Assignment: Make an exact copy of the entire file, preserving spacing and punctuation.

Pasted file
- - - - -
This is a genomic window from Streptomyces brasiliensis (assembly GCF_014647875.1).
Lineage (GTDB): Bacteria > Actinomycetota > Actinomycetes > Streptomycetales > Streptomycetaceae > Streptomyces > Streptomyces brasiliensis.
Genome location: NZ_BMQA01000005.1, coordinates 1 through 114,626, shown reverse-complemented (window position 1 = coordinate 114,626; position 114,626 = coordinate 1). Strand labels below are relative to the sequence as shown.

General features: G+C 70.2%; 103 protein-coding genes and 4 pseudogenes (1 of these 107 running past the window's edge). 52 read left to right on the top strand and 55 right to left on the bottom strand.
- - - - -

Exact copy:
This is a genomic window from Streptomyces brasiliensis (assembly GCF_014647875.1).
Lineage (GTDB): Bacteria > Actinomycetota > Actinomycetes > Streptomycetales > Streptomycetaceae > Streptomyces > Streptomyces brasiliensis.
Genome location: NZ_BMQA01000005.1, coordinates 1 through 114,626, shown reverse-complemented (window position 1 = coordinate 114,626; position 114,626 = coordinate 1). Strand labels below are relative to the sequence as shown.

General features: G+C 70.2%; 103 protein-coding genes and 4 pseudogenes (1 of these 107 running past the window's edge). 52 read left to right on the top strand and 55 right to left on the bottom strand.